Australian Rowing Team member and Beijing 2008 Olympic gold medal-winning athlete, Scott Brennan, has formally announced his retirement from rowing.
The 32-year-old who, with David Crawshay won gold in Beijing 2008 in the men’s double scull, has been battling a persistent upper back injury originally sustained in the weeks leading into the London 2012 Olympic Games, which has meant he has had to call time on his elite rowing career.
“I have been rowing for 20 years and through this sport I have formed a large part of my own identity. To be forced by injury into the decision to walk away has been unpleasant to say the least, but also unavoidable. I consider myself fortunate that I have a medical career that can, to an extent, fill the void that rowing will leave behind, although nothing could replace the thrill of sitting on the start line of an Olympic Games representing your country.”
The Canberra-based doctor, who is from Tasmania originally, added: “I have tried everything possible for over two years with the support of an incredible medical team to overcome this injury but unfortunately it is now time to retire and focus my energies elsewhere. The recent weeks spent coming to terms with this decision has been a grieving process, but this is over now and time spent feeling sorry for yourself is time wasted – so I will look to medicine for my next challenge.”
The triple Olympian began competing for Australia in 2000 when he made his debut at 17 years of age in the Junior Men’s Quadruple Scull at the World Rowing Junior Championships, while in 2001, at the same event, he won his first international medal, silver, in the Junior Men’s Single Scull. He went on to claim gold in the Men’s single scull at the World Rowing U23 Championships while during his senior career took home five World Rowing Cup medals.
The Lindisfarne RC member is probably best known to the Australian public for his fantastic Olympic gold-medal winning performance alongside David Crawshay in 2008. Under the guidance of Rhett Ayliffe, the duo won their heat, their semi-final and then beat Estonia and Great Britain to finish top of the podium in China.
“Winning gold with Crawsh is of course the highlight of my career. It has been a sad day to know that I won’t be rowing in the same team as him anymore as our entire Olympic careers have been together. We worked so closely and under such intensity for the better part of a decade, I wouldn’t have wanted to have won gold with anyone else, and I dare say I couldn’t have won it with anyone else either. He is the brother I never had and I’m truly grateful for the friendship we will always have.”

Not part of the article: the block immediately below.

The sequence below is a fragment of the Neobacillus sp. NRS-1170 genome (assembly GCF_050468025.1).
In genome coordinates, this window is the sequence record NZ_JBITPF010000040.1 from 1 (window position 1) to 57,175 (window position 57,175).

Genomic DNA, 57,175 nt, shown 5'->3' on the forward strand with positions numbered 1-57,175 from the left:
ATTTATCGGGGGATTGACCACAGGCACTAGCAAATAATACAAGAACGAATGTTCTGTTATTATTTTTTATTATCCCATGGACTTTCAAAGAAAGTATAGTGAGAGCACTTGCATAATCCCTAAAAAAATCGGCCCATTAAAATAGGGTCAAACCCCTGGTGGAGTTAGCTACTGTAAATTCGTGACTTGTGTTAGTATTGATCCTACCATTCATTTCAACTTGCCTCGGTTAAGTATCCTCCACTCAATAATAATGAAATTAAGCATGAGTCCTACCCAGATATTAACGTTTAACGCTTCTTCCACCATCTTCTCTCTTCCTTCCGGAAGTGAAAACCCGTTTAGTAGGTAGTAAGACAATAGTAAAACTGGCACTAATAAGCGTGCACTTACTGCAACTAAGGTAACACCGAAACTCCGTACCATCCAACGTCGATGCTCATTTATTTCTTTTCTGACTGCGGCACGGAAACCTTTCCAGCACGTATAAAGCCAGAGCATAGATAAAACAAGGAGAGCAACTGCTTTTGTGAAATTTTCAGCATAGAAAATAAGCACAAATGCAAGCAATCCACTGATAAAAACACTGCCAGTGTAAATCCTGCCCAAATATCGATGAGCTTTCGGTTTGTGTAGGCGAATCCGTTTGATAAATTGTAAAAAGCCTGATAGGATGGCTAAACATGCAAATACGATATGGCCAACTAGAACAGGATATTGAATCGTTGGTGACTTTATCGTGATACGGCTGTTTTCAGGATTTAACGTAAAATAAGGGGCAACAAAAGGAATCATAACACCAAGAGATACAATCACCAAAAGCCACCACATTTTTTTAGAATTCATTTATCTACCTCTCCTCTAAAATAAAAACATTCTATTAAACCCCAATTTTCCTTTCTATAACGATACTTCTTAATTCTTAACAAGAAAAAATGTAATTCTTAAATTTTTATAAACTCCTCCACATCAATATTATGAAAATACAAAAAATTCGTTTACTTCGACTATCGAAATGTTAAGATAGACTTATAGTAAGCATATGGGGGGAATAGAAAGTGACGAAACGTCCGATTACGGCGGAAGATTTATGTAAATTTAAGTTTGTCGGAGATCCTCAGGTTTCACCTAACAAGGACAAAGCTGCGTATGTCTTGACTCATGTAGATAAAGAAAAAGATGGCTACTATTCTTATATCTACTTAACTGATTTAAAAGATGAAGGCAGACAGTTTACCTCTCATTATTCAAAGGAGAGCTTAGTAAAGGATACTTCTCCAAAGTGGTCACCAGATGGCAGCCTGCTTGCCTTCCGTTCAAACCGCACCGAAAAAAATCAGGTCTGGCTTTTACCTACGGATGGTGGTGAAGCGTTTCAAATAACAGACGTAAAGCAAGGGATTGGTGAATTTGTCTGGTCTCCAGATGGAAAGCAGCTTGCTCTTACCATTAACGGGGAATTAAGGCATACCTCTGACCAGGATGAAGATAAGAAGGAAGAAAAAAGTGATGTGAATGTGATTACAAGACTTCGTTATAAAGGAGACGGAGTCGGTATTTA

“I would like to extend my thanks to everyone who has supported me over my years of international rowing and beyond. I could not have done it without the tremendous support of my family, of my partner Kim (Crow), of Rowing Australia, the medical support staff, my recent coaches Lyall McCarthy, Rhett Ayliffe, and Sam LeCompte (deceased 2005) and all other coaches who have helped over the past 20 years and of course my team-mates.
“Special mention must also go to the staff of the Canberra Hospital Emergency Department, who have generously allowed me to chase two dreams at once, for which I am immensely grateful.
“I’m looking forward to directly supporting Kim and the entire Australian Rowing Team on their path to the 2016 Rio Olympic Games.”
Rowing Australia’s High Performance Director, Chris O’Brien said: “Scott has represented Australia over the last 14 years to the highest distinction. His Olympic gold medal at Beijing will see him go down in the annals of Australian rowing history, and justly so.
“Scott has been a fantastic role model over the years to many Australian rowers and I have no doubt that he will continue do so even though he is no longer competing. We wish him every success with his medical career and his future.”